By Bill Wilson
Business reporter, BBC News
Manchester United was bought by the Glazers in 2005
Manchester United have successfully raised £504m through a bond issue, which will cover most of what the club owe to international banks.
The deal means the Premier League club will be able to pay off nearly all their outstanding debts of £509m.
They will face an annual interest bill of £45m a year on the bonds.
The sale comes after figures showed debts at the club's parent firm, Red Football Joint Venture, rose to £716.5m ($1.17bn) in the year to June 2009.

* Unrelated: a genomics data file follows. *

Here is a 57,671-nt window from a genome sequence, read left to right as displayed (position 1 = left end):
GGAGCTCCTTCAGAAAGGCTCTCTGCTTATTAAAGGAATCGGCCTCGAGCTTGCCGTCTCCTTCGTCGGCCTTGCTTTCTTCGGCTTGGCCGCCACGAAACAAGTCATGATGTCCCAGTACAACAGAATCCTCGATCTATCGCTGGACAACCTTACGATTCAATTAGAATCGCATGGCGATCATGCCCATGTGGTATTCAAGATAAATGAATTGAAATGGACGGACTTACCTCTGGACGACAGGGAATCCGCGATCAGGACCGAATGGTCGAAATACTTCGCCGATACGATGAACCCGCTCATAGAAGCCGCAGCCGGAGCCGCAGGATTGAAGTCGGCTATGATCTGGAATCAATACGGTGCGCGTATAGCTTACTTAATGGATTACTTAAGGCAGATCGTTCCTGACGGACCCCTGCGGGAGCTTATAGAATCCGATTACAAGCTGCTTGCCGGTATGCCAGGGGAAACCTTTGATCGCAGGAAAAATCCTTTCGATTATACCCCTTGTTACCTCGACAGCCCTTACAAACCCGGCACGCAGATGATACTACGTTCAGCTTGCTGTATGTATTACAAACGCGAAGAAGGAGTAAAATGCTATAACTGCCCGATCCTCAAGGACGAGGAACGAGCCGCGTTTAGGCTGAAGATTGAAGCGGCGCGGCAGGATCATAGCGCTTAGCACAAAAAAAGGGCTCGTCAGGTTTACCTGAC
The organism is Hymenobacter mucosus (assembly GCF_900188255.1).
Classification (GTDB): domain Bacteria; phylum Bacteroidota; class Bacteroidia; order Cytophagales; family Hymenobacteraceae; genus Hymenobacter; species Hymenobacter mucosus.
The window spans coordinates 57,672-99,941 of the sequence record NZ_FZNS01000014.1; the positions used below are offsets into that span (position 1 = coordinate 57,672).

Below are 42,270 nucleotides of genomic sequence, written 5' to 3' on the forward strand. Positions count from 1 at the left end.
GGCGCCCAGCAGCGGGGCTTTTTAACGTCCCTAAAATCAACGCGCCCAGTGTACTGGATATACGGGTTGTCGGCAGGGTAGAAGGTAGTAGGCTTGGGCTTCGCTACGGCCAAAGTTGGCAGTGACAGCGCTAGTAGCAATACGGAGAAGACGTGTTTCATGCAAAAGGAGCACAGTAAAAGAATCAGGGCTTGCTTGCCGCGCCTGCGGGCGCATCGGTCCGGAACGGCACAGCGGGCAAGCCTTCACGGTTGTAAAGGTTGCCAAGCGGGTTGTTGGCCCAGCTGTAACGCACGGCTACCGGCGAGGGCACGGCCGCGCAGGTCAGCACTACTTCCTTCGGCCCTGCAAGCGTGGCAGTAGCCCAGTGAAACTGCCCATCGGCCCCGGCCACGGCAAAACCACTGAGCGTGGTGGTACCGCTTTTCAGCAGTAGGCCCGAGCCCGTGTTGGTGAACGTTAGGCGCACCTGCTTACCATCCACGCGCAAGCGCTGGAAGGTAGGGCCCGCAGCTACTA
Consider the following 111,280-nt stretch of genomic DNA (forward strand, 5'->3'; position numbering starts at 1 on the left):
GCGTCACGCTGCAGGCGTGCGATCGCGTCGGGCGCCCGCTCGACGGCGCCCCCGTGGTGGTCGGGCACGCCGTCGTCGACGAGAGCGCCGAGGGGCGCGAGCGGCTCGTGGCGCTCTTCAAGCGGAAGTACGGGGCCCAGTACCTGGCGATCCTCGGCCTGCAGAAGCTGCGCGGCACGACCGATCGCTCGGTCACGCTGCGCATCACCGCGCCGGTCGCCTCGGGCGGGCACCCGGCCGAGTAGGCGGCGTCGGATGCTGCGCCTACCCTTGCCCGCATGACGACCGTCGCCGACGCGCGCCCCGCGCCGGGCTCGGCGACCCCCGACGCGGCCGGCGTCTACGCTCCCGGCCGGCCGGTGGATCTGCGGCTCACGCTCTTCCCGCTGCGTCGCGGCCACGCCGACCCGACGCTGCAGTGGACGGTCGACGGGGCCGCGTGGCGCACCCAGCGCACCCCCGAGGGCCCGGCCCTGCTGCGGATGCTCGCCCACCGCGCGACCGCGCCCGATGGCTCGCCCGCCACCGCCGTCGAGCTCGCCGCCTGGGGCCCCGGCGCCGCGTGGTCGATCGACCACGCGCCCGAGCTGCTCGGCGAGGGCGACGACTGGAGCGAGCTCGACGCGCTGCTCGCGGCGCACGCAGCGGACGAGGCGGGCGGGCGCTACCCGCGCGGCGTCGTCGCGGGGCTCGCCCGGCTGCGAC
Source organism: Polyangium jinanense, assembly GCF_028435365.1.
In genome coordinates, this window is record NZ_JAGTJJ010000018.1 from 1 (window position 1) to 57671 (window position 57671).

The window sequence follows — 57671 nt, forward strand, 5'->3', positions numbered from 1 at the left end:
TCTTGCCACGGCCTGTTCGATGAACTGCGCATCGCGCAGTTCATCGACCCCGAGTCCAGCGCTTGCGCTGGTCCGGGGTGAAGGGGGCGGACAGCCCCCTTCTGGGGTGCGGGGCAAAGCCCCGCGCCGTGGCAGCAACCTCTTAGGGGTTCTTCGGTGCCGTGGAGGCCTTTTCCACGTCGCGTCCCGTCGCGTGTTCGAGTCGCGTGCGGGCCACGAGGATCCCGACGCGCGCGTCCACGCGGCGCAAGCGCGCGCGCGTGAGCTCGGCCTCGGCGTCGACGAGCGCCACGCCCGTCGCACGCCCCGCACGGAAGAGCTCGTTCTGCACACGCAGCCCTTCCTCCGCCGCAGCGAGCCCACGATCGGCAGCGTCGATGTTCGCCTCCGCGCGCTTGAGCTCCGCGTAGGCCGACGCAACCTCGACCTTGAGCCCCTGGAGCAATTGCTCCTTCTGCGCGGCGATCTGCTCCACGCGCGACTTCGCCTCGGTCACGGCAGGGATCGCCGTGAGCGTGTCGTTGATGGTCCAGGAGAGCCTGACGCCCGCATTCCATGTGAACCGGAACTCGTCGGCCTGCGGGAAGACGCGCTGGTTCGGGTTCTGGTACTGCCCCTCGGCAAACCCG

Pounds and dollars
The bond was sold in two tranches, one of £250m with a coupon rate - or interest rate - to bond holders of 8.75%, and another tranche of $425m with a coupon rate of 8.375%.
However, unlike the debt at present secured against the club, the seven-year bonds will not mature until 1 February 2017.
The annual interest bill on the bonds is close to the £41.2m in interest paid in the last financial year.
But by converting the money owed to banks into a bond, it means the club will be free of the potentially strict financial conditions imposed by lenders.
On Thursday, it was confirmed that the club had signed a three-year sponsorship deal with Turkish Airlines to take over as the club's official carrier.